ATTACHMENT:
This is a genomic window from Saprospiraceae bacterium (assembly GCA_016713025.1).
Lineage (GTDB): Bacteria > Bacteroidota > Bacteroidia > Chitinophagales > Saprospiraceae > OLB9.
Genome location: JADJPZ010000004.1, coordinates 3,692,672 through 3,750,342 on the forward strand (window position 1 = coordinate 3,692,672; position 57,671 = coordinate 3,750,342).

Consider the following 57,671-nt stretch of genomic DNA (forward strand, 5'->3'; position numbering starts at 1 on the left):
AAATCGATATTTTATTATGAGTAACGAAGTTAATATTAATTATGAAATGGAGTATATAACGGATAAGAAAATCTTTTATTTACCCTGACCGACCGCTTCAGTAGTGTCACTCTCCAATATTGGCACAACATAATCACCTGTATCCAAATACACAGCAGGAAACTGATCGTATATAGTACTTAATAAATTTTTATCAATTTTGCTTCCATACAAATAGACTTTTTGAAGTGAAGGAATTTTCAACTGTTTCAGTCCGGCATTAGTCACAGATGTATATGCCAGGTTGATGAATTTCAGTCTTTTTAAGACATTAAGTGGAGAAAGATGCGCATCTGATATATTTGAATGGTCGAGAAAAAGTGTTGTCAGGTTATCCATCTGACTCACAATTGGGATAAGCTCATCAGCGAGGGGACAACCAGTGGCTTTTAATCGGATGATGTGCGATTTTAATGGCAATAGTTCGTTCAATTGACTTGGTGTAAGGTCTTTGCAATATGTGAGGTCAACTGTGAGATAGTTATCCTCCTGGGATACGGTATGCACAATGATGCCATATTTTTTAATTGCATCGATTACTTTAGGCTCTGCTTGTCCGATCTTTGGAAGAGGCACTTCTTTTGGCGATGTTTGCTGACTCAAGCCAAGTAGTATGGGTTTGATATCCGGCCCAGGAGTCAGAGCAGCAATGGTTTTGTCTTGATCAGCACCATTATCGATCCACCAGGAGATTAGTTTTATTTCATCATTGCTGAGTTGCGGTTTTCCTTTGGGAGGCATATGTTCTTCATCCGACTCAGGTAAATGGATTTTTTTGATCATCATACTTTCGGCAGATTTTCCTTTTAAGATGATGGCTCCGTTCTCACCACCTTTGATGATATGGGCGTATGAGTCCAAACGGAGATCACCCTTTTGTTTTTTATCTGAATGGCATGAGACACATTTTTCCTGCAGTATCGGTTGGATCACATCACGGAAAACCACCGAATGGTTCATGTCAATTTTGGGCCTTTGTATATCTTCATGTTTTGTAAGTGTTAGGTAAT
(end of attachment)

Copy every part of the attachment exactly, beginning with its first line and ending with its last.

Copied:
This is a genomic window from Saprospiraceae bacterium (assembly GCA_016713025.1).
Lineage (GTDB): Bacteria > Bacteroidota > Bacteroidia > Chitinophagales > Saprospiraceae > OLB9.
Genome location: JADJPZ010000004.1, coordinates 3,692,672 through 3,750,342 on the forward strand (window position 1 = coordinate 3,692,672; position 57,671 = coordinate 3,750,342).

Consider the following 57,671-nt stretch of genomic DNA (forward strand, 5'->3'; position numbering starts at 1 on the left):
AAATCGATATTTTATTATGAGTAACGAAGTTAATATTAATTATGAAATGGAGTATATAACGGATAAGAAAATCTTTTATTTACCCTGACCGACCGCTTCAGTAGTGTCACTCTCCAATATTGGCACAACATAATCACCTGTATCCAAATACACAGCAGGAAACTGATCGTATATAGTACTTAATAAATTTTTATCAATTTTGCTTCCATACAAATAGACTTTTTGAAGTGAAGGAATTTTCAACTGTTTCAGTCCGGCATTAGTCACAGATGTATATGCCAGGTTGATGAATTTCAGTCTTTTTAAGACATTAAGTGGAGAAAGATGCGCATCTGATATATTTGAATGGTCGAGAAAAAGTGTTGTCAGGTTATCCATCTGACTCACAATTGGGATAAGCTCATCAGCGAGGGGACAACCAGTGGCTTTTAATCGGATGATGTGCGATTTTAATGGCAATAGTTCGTTCAATTGACTTGGTGTAAGGTCTTTGCAATATGTGAGGTCAACTGTGAGATAGTTATCCTCCTGGGATACGGTATGCACAATGATGCCATATTTTTTAATTGCATCGATTACTTTAGGCTCTGCTTGTCCGATCTTTGGAAGAGGCACTTCTTTTGGCGATGTTTGCTGACTCAAGCCAAGTAGTATGGGTTTGATATCCGGCCCAGGAGTCAGAGCAGCAATGGTTTTGTCTTGATCAGCACCATTATCGATCCACCAGGAGATTAGTTTTATTTCATCATTGCTGAGTTGCGGTTTTCCTTTGGGAGGCATATGTTCTTCATCCGACTCAGGTAAATGGATTTTTTTGATCATCATACTTTCGGCAGATTTTCCTTTTAAGATGATGGCTCCGTTCTCACCACCTTTGATGATATGGGCGTATGAGTCCAAACGGAGATCACCCTTTTGTTTTTTATCTGAATGGCATGAGACACATTTTTCCTGCAGTATCGGTTGGATCACATCACGGAAAACCACCGAATGGTTCATGTCAATTTTGGGCCTTTGTATATCTTCATGTTTTGTAAGTGTTAGGTAAT